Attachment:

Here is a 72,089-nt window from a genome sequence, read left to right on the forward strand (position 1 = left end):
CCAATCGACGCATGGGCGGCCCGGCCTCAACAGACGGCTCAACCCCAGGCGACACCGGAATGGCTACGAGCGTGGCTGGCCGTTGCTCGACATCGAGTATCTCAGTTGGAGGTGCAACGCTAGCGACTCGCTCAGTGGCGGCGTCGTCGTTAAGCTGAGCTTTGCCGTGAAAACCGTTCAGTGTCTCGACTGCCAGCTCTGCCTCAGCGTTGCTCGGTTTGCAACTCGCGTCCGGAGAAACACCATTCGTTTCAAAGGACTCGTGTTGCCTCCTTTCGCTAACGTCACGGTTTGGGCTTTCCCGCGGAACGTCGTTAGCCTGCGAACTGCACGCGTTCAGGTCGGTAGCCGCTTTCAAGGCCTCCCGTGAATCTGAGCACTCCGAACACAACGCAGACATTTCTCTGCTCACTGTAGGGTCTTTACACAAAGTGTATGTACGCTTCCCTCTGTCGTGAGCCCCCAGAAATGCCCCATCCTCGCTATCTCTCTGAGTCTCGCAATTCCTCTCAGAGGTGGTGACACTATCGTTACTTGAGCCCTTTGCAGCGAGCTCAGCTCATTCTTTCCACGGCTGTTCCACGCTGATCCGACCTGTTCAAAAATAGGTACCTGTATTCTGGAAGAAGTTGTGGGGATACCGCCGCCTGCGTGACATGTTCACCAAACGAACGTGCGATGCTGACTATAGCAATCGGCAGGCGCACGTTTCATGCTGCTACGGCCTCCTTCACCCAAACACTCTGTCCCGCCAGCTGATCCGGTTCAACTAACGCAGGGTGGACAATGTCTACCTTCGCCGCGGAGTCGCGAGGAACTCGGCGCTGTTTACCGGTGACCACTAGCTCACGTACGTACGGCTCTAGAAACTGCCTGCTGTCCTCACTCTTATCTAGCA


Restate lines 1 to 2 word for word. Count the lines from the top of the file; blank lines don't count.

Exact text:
Here is a 72,089-nt window from a genome sequence, read left to right on the forward strand (position 1 = left end):
CCAATCGACGCATGGGCGGCCCGGCCTCAACAGACGGCTCAACCCCAGGCGACACCGGAATGGCTACGAGCGTGGCTGGCCGTTGCTCGACATCGAGTATCTCAGTTGGAGGTGCAACGCTAGCGACTCGCTCAGTGGCGGCGTCGTCGTTAAGCTGAGCTTTGCCGTGAAAACCGTTCAGTGTCTCGACTGCCAGCTCTGCCTCAGCGTTGCTCGGTTTGCAACTCGCGTCCGGAGAAACACCATTCGTTTCAAAGGACTCGTGTTGCCTCCTTTCGCTAACGTCACGGTTTGGGCTTTCCCGCGGAACGTCGTTAGCCTGCGAACTGCACGCGTTCAGGTCGGTAGCCGCTTTCAAGGCCTCCCGTGAATCTGAGCACTCCGAACACAACGCAGACATTTCTCTGCTCACTGTAGGGTCTTTACACAAAGTGTATGTACGCTTCCCTCTGTCGTGAGCCCCCAGAAATGCCCCATCCTCGCTATCTCTCTGAGTCTCGCAATTCCTCTCAGAGGTGGTGACACTATCGTTACTTGAGCCCTTTGCAGCGAGCTCAGCTCATTCTTTCCACGGCTGTTCCACGCTGATCCGACCTGTTCAAAAATAGGTACCTGTATTCTGGAAGAAGTTGTGGGGATACCGCCGCCTGCGTGACATGTTCACCAAACGAACGTGCGATGCTGACTATAGCAATCGGCAGGCGCACGTTTCATGCTGCTACGGCCTCCTTCACCCAAACACTCTGTCCCGCCAGCTGATCCGGTTCAACTAACGCAGGGTGGACAATGTCTACCTTCGCCGCGGAGTCGCGAGGAACTCGGCGCTGTTTACCGGTGACCACTAGCTCACGTACGTACGGCTCTAGAAACTGCCTGCTGTCCTCACTCTTATCTAGCA